The hot melt adhesive according to the present invention may contain: (F) a wax. As used herein, the “wax” refers to an organic substance having a weight average molecular weight of less than 10,000, which is solid at normal temperature and becomes liquid when heated, and is commonly considered as a “wax”. There is no particularly limitation on the wax as long as the hot melt adhesive according to the present invention can be obtained, if it has wax-like properties.

The wax (F) preferably contains: (F1) an olefin wax modified with carboxylic acid or carboxylic anhydride.

In the present invention, the “(F1) olefin wax modified with carboxylic acid or carboxylic anhydride” refers to an olefin wax which is chemically or physically processed with carboxylic acid or carboxylic anhydride, and there is no particular limitation as long as the objective hot melt adhesive according to the present invention is obtainable. Examples of chemical or physical processing include oxidation, polymerization, blending, synthesis and the like.

Examples of the wax (F1) include a wax which is obtainable by graft polymerization of carboxylic acid or carboxylic anhydride with an olefin wax; and a wax which is obtainable by copolymerization of carboxylic acid or carboxylic anhydride on synthesizing an olefin wax by polymerization.

Therefore, the wax may be an olefin wax which is modified as a result of introduction of carboxylic acid or carboxylic anhydride into the “olefin wax” using various reactions.

There is no particular limitation on the “carboxylic acid” and/or the “carboxylic anhydride” to be used to modify the olefin wax as long as the objective hot melt adhesive according to the present invention is obtainable.

Specific examples of the carboxylic acid or carboxylic anhydride include maleic acid, maleic anhydride, fumaric acid, fumaric anhydride, itaconic acid, acrylic acid, methacrylic acid and the like. These carboxylic acids and/or carboxylic anhydrides may be used alone, or in combination. Maleic acid and maleic anhydride are preferable, and maleic anhydride is particularly preferable.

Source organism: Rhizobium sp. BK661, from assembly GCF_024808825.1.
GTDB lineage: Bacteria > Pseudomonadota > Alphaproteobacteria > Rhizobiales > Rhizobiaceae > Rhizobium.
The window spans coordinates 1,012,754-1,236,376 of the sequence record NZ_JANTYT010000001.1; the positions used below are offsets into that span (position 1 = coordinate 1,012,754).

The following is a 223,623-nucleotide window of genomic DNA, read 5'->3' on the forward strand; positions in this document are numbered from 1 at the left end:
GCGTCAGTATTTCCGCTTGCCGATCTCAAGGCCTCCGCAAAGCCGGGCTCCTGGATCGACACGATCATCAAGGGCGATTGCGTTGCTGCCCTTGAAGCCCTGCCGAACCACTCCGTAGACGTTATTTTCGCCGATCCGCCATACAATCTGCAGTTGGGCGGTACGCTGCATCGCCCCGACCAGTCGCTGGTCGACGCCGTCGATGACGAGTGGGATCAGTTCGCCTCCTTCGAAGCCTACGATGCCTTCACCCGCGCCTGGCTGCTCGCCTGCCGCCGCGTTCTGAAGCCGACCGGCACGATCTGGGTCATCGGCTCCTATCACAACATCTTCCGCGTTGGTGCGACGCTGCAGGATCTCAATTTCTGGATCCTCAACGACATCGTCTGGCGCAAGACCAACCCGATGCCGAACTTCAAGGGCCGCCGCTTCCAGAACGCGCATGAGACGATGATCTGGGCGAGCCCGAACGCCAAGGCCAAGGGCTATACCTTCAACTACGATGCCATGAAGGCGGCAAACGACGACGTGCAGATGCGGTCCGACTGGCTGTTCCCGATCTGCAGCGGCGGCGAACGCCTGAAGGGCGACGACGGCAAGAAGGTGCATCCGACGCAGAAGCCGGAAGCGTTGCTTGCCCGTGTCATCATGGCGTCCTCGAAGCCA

In the hot melt adhesive according to the present invention, the blending amount of the thermoplastic block copolymer (A) is preferably from 1 to 9 parts by weight, and more preferably from 2 to 6 parts by weight, based on 100 parts by weight of the total weight of the components (A) to (C) and optionally containable components (D) to (F). When the blending amount of the thermoplastic block copolymer (A) is from 1 to 9 parts by weight, the hot melt adhesive is more excellent in balance of high-speed coating and spiral coating at low temperature, adhesion to a polyolefin film (preferably polyethylene film) and a nonwoven fabric, and an open time.

The blending amount of the propylene homopolymer (B) is preferably from 20 to 40 parts by weight, more preferably from 25 to 40 parts by weight, and preferably from 25 to 35 parts by weight, based on 100 parts by weight of the total weight of the components (A) to (C) and optionally containable components (D) to (F). When the blending amount of the propylene homopolymer (B) is from 20 to 40 parts by weight, the hot melt adhesive is more excellent in spiral coatability at low temperature while maintaining the adhesive force to a polyolefin film (preferably polyethylene film) and a nonwoven fabric.

The blending amount of the ethylene/α-olefin copolymer (C) is preferably from 1 to 8 parts by weight, and more preferably from 1.5 to 5 parts by weight, based on 100 parts by weight of the total weight of the components (A) to (C) and optionally containable components (D) to (F). When the blending amount of the ethylene/α-olefin copolymer (C) is from 1.5 to 5 parts by weight, the hot melt adhesive is more excellent in adhesion to a polyolefin film or a nonwoven fabric while maintaining excellent spiral coatability or high-speed coatability.

If necessary, the hot melt adhesive according to the present invention may further contain various additives. Examples of the various additives include a stabilizing agent and a fine particle filler.

The “stabilizing agent” is blended so as to prevent decrease in molecular weight, occurrence of gelation, coloration, odor and the like of the hot melt adhesive due to heat, thereby improving stability of the hot melt adhesive, and there is no particular limitation as long as the objective hot melt adhesive according to the present invention is obtainable. Examples of the “stabilizing agent” include an antioxidant and an ultraviolet absorber.

The “ultraviolet absorber” is used so as to improve light resistance of the hot melt adhesive. The “antioxidant” is used so as to prevent oxidative degradation of the hot melt adhesive. There is no particular limitation on the antioxidant and the ultraviolet absorber, as long as they are commonly used in disposable products and the below-mentioned objective disposable products are obtainable.